where Γ is the strength of the vortex and r is the perpendicular distance between the point and the vortex line. This is similar to the magnetic field produced on a plane by an infinitely long straight thin wire normal to the plane.

This is a limiting case of the formula for vortex segments of finite length (similar to a finite wire):

${\displaystyle v={\frac {\Gamma }{4\pi r}}\left[\cos A-\cos B\right]}$
where A and B are the (signed) angles between the point and the two ends of the segment.

## The Biot–Savart law, Ampère's circuital law, and Gauss's law for magnetism

In a magnetostatic situation, the magnetic field B as calculated from the Biot–Savart law will always satisfy Gauss's law for magnetism and Ampère's law:[14]

Proof

Starting with the Biot–Savart law:

${\displaystyle \mathbf {B} (\mathbf {r} )={\frac {\mu _{0}}{4\pi }}\iiint _{V}d^{3}l\mathbf {J} (\mathbf {l} )\times {\frac {\mathbf {r} -\mathbf {l} }{|\mathbf {r} -\mathbf {l} |^{3}}}}$

Substituting the relation

${\displaystyle {\frac {\mathbf {r} -\mathbf {l} }{|\mathbf {r} -\mathbf {l} |^{3}}}=-\nabla \left({\frac {1}{|\mathbf {r} -\mathbf {l} |}}\right)}$
and using the product rule for curls, as well as the fact that J does not depend on ${\displaystyle \mathbf {r} }$, this equation can be rewritten as[14]
${\displaystyle \mathbf {B} (\mathbf {r} )={\frac {\mu _{0}}{4\pi }}\nabla \times \iiint _{V}d^{3}l{\frac {\mathbf {J} (\mathbf {l} )}{|\mathbf {r} -\mathbf {l} |}}}$

Since the divergence of a curl is always zero, this establishes Gauss's law for magnetism. Next, taking the curl of both sides, using the formula for the curl of a curl, and again using the fact that J does not depend on ${\displaystyle \mathbf {r} }$, we eventually get the result[14]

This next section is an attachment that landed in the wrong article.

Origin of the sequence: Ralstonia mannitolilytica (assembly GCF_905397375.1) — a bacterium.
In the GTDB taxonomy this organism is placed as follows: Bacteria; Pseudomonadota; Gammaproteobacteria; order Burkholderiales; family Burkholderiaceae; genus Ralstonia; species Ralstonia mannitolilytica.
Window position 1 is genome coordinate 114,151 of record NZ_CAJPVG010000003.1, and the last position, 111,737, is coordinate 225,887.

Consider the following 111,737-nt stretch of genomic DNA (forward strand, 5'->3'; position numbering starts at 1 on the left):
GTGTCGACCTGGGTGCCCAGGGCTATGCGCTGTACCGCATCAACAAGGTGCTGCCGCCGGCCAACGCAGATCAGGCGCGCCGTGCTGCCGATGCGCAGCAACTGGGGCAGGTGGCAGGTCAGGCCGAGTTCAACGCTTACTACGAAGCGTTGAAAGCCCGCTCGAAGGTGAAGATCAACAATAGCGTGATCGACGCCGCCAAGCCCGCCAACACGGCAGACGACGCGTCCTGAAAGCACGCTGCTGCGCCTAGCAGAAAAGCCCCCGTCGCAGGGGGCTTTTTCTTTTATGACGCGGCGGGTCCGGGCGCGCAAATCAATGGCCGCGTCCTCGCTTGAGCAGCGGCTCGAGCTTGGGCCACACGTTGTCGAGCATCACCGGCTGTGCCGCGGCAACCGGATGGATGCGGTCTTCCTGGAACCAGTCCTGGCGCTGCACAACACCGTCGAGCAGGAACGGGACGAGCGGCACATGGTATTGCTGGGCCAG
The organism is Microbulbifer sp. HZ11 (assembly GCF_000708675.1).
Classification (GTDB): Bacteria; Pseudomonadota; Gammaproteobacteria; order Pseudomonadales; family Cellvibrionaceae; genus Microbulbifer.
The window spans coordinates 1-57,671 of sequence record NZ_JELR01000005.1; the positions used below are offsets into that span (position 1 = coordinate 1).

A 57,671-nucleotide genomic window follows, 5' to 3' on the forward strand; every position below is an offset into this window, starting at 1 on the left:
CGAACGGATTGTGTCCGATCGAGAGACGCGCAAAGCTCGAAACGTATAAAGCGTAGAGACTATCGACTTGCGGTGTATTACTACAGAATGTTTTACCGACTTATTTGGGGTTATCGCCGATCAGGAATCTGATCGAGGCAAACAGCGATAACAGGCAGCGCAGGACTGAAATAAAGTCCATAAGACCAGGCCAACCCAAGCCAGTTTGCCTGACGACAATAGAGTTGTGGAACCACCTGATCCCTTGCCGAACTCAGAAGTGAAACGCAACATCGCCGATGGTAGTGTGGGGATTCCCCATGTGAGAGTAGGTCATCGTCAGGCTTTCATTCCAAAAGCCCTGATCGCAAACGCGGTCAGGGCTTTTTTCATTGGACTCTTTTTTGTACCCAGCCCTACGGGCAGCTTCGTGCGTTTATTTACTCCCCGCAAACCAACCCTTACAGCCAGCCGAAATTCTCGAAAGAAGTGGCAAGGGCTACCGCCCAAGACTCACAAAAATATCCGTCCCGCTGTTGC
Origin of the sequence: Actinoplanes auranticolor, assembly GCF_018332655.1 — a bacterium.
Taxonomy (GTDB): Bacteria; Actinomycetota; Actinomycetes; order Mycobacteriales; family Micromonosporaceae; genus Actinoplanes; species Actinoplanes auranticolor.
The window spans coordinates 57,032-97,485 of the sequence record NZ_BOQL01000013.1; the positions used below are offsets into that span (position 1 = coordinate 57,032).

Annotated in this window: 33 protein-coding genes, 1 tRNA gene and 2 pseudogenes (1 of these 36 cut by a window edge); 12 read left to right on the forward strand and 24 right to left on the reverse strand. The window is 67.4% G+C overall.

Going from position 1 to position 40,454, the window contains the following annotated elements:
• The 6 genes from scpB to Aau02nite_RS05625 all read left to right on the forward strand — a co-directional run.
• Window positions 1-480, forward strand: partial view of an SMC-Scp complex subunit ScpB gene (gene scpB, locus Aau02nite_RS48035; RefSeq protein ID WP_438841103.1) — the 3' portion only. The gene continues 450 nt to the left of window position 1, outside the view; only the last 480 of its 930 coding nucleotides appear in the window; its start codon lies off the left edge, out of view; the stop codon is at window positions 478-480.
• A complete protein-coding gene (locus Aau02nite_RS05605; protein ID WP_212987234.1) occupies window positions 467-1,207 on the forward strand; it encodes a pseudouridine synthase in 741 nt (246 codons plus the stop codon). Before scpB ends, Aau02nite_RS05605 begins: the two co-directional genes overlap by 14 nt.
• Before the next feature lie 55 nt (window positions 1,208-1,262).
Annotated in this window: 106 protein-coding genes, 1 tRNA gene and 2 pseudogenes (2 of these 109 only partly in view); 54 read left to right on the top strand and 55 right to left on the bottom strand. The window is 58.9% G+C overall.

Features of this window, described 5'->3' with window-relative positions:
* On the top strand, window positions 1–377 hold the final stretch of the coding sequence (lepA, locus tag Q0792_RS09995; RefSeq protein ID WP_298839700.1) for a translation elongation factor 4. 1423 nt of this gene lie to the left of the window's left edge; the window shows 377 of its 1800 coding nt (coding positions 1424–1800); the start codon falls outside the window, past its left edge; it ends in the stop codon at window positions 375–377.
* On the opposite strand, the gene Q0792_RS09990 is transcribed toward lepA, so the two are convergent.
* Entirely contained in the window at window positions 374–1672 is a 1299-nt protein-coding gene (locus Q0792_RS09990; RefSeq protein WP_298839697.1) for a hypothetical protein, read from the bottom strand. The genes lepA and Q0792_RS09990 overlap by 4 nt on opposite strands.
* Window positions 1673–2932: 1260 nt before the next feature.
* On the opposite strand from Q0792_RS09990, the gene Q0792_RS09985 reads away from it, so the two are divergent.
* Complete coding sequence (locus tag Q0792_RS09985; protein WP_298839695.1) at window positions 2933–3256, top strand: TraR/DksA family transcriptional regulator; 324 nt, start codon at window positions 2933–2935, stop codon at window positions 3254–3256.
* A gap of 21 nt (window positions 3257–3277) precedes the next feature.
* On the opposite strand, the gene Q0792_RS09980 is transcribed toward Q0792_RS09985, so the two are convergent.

${\displaystyle \nabla \times \mathbf {B} ={\frac {\mu _{0}}{4\pi }}\nabla \iiint _{V}d^{3}l\mathbf {J} (\mathbf {l} )\cdot \nabla \left({\frac {1}{|\mathbf {r} -\mathbf {l} |}}\right)={\frac {\mu _{0}}{4\pi }}\iiint _{V}d^{3}l\mathbf {J} (\mathbf {l} )\nabla ^{2}\left({\frac {1}{|\mathbf {r} -\mathbf {l} |}}\right)}$

Finally, plugging in the relations[14]

{\displaystyle {\begin{aligned}\nabla \left({\frac {1}{|\mathbf {r} -\mathbf {l} |}}\right)&=-\nabla _{l}\left({\frac {1}{|\mathbf {r} -\mathbf {l} |}}\right),\\\nabla ^{2}\left({\frac {1}{|\mathbf {r} -\mathbf {l} |}}\right)&=-4\pi \delta (\mathbf {r} -\mathbf {l} )\end{aligned}}}
(where δ is the Dirac delta function), using the fact that the divergence of J is zero (due to the assumption of magnetostatics), and performing an integration by parts, the result turns out to be[14]
${\displaystyle \nabla \times \mathbf {B} =\mu _{0}\mathbf {J} }$
i.e. Ampère's law. (Due to the assumption of magnetostatics, ${\displaystyle \partial \mathbf {E} /\partial t=\mathbf {0} }$, so there is no extra displacement current term in Ampère's law.)

In a non-magnetostatic situation, the Biot–Savart law ceases to be true (it is superseded by Jefimenko's equations), while Gauss's law for magnetism and the Maxwell–Ampère law are still true.

## Theoretical background